In South Africa, our common law, section 14 of the Constitution and by the Protection of Personal Information, Act 4 of 2013 (POPI) protects the right to privacy.
Section 14 of the 1996 Constitution of the Republic of South Africa provides for an express, justiciable right to privacy. It states:
“Everyone has the right to privacy, which includes the right not to have –
(a) their person or home searched;
(b) their property searched;
(c) their possessions seized;
(d) the privacy of their communications infringed.”
Certain statutes also compel organs of the state or other parties to protect private information obtained from the public, such as the National Health Act 61 of 2003; the National Credit Act 34 of 2005; the Consumer Protection Act 68 of 2008; the Electronic Communication and Transactions Act 25 of 2002; and the Promotion of Access to Information Act 2 of 2000.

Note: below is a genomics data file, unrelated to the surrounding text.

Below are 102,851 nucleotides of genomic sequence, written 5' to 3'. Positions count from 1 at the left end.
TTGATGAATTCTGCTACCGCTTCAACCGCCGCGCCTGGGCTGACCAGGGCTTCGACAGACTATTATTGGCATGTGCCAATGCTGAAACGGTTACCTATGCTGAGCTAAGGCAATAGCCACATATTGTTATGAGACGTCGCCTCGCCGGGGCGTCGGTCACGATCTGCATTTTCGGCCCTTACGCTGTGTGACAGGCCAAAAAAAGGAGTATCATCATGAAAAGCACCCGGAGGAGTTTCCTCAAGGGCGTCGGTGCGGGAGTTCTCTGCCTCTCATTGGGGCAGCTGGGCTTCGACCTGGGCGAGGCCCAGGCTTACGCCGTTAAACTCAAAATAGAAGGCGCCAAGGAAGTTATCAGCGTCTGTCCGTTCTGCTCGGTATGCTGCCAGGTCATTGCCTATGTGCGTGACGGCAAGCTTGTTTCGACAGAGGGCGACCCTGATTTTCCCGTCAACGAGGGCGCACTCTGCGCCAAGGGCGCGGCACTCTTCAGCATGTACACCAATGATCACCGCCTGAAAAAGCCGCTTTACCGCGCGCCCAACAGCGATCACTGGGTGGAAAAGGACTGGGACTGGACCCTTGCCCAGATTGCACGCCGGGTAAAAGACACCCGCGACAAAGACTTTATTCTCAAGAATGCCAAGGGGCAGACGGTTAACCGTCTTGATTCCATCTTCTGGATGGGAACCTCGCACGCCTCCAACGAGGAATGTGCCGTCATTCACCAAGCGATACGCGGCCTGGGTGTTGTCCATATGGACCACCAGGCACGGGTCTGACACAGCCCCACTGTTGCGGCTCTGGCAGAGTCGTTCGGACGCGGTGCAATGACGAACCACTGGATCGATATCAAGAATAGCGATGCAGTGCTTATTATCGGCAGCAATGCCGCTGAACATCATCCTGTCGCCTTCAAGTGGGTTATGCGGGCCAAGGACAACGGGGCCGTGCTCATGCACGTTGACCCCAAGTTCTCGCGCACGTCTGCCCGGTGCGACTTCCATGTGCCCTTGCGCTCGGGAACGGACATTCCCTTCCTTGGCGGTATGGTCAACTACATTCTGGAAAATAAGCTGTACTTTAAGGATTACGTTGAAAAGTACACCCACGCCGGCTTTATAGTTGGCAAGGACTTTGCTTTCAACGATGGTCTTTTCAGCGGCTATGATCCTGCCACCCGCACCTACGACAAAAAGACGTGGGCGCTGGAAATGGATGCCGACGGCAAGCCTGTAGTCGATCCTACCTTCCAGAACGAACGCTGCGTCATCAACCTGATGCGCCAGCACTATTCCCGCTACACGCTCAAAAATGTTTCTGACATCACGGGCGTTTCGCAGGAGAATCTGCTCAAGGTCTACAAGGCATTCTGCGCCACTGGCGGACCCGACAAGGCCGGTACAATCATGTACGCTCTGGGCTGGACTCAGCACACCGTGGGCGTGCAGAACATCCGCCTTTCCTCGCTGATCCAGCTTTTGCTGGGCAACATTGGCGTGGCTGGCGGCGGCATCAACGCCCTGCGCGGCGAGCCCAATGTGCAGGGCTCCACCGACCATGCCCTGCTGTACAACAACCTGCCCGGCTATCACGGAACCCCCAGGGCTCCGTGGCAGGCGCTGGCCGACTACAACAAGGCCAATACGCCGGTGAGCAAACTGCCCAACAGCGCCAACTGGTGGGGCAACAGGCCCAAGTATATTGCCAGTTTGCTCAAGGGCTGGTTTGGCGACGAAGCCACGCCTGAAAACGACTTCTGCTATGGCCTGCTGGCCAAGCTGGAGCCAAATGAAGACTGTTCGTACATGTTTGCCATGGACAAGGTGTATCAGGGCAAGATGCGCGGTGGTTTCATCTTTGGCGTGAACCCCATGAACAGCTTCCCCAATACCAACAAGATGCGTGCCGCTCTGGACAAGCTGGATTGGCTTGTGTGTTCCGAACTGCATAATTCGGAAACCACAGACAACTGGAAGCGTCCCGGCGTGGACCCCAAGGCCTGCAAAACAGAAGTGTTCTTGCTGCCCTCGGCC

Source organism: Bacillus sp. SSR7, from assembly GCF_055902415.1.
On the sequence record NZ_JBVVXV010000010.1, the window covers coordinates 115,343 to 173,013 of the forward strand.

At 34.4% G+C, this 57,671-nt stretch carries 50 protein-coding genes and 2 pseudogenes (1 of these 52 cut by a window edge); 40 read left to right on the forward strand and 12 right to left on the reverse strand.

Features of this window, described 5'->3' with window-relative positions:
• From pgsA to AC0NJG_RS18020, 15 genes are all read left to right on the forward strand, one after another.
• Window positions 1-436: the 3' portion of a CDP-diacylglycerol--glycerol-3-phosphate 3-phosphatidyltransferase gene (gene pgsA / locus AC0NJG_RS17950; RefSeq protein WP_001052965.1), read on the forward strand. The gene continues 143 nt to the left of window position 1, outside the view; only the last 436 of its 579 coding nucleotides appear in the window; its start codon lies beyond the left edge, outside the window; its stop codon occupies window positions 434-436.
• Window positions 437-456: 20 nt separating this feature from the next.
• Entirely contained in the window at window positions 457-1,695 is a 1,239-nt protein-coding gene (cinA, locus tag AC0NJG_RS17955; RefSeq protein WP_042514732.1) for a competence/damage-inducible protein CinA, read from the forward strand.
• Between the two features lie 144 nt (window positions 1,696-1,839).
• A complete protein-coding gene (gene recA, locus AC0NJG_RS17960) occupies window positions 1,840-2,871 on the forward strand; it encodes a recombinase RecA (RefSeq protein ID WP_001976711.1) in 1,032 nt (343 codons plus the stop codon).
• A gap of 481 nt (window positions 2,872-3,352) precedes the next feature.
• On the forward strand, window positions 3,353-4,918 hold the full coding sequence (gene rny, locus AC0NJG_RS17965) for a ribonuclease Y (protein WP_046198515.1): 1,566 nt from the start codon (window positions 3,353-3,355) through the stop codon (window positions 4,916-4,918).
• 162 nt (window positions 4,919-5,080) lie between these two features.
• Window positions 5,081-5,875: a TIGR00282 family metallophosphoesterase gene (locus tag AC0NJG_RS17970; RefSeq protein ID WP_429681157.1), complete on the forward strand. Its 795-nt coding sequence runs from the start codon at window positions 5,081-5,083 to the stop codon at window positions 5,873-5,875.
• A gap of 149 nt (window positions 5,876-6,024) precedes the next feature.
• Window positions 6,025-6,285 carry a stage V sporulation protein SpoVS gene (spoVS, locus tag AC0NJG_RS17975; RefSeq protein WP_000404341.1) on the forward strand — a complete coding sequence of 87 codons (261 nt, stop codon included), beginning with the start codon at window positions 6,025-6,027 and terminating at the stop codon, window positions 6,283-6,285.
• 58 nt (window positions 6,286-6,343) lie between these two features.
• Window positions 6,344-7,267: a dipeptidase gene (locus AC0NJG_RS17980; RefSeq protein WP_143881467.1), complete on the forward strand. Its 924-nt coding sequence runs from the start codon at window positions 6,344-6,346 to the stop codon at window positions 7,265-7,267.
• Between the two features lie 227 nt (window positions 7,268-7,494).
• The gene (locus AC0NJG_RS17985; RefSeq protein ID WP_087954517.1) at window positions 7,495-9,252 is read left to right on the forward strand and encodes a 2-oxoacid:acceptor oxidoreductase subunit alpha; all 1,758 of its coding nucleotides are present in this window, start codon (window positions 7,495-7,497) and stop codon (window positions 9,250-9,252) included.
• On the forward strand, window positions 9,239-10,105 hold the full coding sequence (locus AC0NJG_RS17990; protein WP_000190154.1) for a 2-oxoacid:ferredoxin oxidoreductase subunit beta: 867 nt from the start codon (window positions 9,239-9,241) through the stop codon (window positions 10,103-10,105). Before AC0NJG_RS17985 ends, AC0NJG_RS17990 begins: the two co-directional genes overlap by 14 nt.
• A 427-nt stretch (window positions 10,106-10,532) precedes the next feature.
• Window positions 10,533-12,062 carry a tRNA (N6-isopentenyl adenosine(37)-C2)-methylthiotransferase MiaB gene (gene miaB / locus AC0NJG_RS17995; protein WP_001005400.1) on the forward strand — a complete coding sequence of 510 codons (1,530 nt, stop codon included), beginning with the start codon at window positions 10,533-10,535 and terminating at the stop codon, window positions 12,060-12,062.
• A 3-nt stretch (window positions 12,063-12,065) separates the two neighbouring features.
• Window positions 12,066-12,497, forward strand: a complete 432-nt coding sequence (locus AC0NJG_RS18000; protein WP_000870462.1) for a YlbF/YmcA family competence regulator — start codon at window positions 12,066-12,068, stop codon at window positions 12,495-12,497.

Privacy is a valuable aspect of personality. Data or information protection forms an element of safeguarding a person’s right to privacy. It provides for the legal protection of a person in instances where their personal information is being collected, stored, used or communicated by another person or institution.
The recognition and protection of the right to privacy as a fundamental human right in the Constitution indicate its importance. Like its common law counterpart, the constitutional right to privacy is not absolute but may be limited in terms of law of general application and has to be balanced with other rights entrenched in the Constitution.